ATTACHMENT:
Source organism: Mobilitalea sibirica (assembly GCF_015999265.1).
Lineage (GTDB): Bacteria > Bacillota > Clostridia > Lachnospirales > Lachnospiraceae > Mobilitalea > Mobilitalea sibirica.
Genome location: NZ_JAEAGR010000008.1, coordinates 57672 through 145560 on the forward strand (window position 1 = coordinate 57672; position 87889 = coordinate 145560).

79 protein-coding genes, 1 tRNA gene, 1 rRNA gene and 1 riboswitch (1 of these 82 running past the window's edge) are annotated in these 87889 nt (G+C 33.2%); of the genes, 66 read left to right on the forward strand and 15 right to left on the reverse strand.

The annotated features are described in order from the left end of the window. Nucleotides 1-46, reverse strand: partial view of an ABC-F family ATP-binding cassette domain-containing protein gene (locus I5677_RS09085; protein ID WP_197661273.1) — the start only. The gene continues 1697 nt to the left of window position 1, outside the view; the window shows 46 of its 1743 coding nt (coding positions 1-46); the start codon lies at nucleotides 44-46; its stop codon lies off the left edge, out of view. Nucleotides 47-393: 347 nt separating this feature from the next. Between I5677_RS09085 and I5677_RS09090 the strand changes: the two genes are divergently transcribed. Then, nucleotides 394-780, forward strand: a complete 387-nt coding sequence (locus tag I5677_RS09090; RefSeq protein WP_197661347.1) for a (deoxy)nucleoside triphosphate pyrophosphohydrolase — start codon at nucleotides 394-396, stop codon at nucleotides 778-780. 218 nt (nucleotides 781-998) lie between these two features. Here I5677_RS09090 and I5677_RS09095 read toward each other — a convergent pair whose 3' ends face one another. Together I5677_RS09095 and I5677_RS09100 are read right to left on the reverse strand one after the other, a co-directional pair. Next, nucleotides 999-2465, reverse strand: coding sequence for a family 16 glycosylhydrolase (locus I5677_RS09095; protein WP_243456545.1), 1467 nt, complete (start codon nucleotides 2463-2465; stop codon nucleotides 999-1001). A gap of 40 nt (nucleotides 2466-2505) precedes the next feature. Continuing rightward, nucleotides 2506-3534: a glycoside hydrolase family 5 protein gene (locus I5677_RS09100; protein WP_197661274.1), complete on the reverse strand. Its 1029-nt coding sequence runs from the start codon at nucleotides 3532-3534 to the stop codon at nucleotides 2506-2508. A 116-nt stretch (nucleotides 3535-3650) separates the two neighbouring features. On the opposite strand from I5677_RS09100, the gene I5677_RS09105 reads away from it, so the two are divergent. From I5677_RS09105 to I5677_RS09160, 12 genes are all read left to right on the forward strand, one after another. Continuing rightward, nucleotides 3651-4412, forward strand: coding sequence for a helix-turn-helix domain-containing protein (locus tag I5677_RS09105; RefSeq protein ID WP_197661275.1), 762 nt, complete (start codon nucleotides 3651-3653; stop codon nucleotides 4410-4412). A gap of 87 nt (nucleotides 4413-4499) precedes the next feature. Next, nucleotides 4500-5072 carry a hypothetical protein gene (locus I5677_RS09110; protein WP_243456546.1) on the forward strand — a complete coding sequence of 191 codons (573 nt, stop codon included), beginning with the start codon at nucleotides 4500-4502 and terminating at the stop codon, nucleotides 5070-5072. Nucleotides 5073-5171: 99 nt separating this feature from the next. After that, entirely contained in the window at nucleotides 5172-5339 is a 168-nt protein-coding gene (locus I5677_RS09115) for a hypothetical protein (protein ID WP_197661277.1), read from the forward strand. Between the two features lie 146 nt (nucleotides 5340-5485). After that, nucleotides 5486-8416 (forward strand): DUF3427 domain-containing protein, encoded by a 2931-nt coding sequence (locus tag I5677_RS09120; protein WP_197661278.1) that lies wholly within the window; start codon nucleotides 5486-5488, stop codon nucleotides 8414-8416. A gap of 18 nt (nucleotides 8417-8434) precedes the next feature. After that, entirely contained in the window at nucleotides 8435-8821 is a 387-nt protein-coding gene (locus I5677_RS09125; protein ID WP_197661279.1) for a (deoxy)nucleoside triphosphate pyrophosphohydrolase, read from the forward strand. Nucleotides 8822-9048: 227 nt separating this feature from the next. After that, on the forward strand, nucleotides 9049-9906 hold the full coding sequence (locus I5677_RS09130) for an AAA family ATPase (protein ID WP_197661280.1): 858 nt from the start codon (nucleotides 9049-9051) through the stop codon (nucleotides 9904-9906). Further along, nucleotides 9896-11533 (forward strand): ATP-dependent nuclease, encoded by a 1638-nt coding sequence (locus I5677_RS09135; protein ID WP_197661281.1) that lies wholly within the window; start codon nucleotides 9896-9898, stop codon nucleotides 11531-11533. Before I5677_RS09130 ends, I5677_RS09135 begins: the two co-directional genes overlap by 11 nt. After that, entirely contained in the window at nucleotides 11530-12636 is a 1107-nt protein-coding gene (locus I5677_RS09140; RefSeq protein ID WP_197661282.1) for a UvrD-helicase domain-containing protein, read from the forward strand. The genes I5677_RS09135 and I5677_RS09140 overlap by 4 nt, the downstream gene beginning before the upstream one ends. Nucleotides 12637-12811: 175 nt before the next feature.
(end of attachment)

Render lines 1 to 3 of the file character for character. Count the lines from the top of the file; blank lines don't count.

Source organism: Mobilitalea sibirica (assembly GCF_015999265.1).
Lineage (GTDB): Bacteria > Bacillota > Clostridia > Lachnospirales > Lachnospiraceae > Mobilitalea > Mobilitalea sibirica.
Genome location: NZ_JAEAGR010000008.1, coordinates 57672 through 145560 on the forward strand (window position 1 = coordinate 57672; position 87889 = coordinate 145560).